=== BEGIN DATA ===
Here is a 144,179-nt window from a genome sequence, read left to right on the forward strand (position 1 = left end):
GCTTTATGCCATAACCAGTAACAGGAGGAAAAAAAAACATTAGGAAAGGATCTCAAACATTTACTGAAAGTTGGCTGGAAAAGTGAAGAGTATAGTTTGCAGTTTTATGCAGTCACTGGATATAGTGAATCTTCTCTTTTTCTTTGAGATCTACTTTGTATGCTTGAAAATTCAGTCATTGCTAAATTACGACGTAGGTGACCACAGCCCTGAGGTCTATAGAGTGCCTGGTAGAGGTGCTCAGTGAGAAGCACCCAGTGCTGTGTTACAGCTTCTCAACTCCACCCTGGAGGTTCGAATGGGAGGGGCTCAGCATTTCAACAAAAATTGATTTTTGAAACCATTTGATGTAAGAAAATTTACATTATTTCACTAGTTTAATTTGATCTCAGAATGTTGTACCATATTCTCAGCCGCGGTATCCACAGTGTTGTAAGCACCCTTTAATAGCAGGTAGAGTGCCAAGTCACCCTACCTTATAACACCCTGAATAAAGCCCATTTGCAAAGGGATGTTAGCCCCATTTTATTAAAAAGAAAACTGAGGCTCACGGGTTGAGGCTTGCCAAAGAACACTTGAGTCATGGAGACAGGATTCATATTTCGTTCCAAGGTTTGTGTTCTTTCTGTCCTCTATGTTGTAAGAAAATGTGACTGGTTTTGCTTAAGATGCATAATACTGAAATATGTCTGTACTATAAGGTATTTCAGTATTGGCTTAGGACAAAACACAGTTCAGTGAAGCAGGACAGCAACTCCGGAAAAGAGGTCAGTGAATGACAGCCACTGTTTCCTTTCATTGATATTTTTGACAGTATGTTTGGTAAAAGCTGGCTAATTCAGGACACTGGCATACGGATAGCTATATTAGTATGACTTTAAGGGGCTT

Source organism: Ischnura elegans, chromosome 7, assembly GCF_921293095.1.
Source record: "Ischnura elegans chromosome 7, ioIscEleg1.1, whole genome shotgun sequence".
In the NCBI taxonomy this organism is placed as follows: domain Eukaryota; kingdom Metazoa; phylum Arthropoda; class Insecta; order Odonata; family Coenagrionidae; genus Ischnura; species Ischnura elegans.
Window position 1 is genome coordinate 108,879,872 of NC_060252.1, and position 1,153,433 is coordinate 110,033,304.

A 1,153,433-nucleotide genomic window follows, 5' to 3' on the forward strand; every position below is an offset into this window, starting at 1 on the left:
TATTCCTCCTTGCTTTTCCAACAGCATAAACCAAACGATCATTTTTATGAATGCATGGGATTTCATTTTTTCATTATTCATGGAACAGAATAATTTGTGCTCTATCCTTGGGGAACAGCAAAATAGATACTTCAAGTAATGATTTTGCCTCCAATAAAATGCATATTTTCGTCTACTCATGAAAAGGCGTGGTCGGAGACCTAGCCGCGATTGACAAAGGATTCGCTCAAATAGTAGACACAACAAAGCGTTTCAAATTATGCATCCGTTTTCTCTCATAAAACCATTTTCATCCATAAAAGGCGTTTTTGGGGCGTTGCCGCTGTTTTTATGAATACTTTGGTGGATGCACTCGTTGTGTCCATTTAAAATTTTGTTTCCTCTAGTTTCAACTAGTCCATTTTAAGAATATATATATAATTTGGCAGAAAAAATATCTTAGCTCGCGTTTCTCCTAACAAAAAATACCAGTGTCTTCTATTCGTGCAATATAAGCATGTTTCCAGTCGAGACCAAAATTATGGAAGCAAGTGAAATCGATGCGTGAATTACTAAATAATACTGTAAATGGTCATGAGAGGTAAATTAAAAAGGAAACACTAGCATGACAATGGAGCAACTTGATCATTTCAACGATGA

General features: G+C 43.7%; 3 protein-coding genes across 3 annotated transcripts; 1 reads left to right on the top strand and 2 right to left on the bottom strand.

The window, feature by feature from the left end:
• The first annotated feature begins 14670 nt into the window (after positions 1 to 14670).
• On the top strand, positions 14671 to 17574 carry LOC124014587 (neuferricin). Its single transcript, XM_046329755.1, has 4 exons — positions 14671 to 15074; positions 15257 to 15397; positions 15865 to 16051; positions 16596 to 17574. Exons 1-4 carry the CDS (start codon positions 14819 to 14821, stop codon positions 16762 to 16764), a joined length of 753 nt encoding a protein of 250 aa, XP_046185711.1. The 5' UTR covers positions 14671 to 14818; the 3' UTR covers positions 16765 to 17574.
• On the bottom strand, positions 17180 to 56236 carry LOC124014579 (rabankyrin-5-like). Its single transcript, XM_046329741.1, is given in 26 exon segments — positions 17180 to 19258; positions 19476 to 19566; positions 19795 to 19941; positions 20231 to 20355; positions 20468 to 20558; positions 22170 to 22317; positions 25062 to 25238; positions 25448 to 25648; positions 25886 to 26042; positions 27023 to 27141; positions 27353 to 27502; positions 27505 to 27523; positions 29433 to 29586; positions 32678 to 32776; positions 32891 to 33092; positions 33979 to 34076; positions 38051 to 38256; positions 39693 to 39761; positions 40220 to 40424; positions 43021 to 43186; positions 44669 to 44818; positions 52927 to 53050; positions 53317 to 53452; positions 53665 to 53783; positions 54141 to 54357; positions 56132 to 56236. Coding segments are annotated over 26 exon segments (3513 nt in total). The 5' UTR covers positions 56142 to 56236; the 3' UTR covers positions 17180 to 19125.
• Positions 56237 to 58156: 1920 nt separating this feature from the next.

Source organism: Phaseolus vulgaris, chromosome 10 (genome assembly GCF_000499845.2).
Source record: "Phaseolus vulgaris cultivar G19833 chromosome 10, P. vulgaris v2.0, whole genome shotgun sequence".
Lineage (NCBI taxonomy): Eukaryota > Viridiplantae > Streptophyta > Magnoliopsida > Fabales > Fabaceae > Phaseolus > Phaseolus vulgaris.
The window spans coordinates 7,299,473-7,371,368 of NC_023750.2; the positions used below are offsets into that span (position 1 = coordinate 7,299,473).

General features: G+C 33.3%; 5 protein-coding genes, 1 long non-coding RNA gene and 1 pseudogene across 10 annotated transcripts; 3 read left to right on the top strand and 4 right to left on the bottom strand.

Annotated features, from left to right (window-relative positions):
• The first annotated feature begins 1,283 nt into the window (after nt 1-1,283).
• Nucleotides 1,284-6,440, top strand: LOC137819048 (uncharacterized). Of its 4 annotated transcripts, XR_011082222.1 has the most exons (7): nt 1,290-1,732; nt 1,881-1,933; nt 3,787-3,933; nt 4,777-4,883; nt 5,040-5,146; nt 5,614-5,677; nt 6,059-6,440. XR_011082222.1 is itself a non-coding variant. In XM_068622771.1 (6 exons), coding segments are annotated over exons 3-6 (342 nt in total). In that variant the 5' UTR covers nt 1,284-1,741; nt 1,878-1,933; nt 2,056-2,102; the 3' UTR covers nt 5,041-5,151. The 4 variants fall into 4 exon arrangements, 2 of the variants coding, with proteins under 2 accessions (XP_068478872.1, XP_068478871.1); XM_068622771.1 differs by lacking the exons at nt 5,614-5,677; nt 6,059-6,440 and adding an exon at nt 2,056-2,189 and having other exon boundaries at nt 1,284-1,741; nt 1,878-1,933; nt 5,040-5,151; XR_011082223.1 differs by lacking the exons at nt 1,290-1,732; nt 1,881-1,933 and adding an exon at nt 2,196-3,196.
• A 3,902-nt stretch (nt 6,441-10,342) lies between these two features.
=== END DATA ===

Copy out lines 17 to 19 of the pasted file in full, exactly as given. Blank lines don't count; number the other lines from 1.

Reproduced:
Lineage (NCBI taxonomy): Eukaryota > Viridiplantae > Streptophyta > Magnoliopsida > Fabales > Fabaceae > Phaseolus > Phaseolus vulgaris.
The window spans coordinates 7,299,473-7,371,368 of NC_023750.2; the positions used below are offsets into that span (position 1 = coordinate 7,299,473).

General features: G+C 33.3%; 5 protein-coding genes, 1 long non-coding RNA gene and 1 pseudogene across 10 annotated transcripts; 3 read left to right on the top strand and 4 right to left on the bottom strand.